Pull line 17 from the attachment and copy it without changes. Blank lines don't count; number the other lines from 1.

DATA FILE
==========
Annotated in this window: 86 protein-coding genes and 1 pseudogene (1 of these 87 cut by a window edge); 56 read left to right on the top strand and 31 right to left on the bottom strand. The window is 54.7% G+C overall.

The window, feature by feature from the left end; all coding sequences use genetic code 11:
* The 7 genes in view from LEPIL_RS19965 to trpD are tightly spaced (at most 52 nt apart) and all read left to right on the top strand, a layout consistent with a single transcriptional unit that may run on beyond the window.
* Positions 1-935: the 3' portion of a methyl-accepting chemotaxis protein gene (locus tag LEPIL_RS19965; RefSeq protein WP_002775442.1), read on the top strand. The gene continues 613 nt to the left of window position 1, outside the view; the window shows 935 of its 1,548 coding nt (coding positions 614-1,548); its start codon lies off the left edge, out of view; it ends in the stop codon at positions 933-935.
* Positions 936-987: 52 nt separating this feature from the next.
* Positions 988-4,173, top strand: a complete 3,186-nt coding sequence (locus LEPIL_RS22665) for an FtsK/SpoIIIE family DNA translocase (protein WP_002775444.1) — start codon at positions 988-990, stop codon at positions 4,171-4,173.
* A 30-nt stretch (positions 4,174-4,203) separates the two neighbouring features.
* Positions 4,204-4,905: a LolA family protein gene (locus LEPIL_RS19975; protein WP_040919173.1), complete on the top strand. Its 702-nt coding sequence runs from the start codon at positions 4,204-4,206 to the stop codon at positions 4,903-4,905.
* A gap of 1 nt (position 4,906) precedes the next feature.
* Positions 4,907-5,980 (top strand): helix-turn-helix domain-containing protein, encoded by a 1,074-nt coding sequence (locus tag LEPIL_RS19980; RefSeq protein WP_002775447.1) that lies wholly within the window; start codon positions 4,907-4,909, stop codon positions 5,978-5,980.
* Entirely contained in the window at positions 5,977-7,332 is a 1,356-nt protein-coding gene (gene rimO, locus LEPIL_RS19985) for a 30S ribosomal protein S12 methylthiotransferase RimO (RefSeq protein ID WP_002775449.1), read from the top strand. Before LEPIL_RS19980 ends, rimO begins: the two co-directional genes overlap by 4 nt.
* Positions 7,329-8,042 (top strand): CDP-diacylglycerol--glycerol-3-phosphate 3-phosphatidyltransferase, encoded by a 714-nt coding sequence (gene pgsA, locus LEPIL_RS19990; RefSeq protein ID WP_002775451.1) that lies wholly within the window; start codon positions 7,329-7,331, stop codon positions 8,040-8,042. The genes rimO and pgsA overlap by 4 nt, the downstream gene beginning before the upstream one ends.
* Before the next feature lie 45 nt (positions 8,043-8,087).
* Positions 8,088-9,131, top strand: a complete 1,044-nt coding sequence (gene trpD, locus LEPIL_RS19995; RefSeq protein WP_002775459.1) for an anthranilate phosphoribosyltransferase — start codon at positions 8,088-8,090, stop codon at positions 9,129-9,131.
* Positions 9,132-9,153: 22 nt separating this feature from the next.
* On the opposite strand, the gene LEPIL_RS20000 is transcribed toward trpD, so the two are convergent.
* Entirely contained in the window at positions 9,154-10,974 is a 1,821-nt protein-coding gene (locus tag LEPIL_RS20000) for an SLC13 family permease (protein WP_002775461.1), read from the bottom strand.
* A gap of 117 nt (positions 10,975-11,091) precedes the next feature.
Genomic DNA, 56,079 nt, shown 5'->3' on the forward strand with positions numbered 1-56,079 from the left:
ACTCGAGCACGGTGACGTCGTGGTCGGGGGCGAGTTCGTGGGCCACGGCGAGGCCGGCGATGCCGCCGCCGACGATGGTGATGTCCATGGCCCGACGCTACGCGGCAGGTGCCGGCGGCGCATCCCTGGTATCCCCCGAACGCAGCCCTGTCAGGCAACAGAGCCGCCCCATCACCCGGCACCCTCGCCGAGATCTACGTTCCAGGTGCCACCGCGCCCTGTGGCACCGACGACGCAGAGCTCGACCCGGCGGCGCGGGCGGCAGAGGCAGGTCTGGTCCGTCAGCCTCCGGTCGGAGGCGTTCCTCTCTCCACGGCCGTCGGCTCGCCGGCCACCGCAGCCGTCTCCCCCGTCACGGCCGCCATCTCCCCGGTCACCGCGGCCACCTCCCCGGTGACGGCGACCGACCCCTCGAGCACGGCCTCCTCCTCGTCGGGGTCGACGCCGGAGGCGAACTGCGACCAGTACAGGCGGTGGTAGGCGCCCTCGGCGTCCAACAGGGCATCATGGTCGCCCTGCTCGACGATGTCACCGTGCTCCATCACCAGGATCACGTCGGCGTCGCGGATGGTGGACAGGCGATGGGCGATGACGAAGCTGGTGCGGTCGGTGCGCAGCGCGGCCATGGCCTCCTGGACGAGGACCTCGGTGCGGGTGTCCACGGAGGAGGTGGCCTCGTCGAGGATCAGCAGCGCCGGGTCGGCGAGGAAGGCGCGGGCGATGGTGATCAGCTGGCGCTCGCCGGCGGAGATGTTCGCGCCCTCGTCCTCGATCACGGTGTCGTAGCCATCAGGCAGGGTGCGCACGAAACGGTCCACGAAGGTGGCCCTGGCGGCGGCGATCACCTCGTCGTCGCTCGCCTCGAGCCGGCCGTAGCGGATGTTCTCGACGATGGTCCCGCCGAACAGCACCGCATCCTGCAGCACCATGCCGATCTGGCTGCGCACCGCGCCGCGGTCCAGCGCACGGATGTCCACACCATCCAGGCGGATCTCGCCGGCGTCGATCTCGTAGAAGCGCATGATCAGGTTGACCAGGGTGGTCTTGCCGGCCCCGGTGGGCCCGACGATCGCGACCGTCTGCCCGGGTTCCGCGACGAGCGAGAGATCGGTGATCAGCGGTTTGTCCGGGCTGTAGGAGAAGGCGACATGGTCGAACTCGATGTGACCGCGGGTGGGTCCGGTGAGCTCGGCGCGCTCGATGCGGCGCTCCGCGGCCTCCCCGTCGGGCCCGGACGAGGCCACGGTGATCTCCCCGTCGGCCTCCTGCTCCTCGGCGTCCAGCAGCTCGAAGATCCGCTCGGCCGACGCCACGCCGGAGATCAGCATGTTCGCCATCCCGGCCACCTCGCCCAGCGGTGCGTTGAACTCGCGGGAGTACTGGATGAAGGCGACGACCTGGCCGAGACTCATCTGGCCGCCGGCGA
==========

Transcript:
* Entirely contained in the window at positions 9,154-10,974 is a 1,821-nt protein-coding gene (locus tag LEPIL_RS20000) for an SLC13 family permease (protein WP_002775461.1), read from the bottom strand.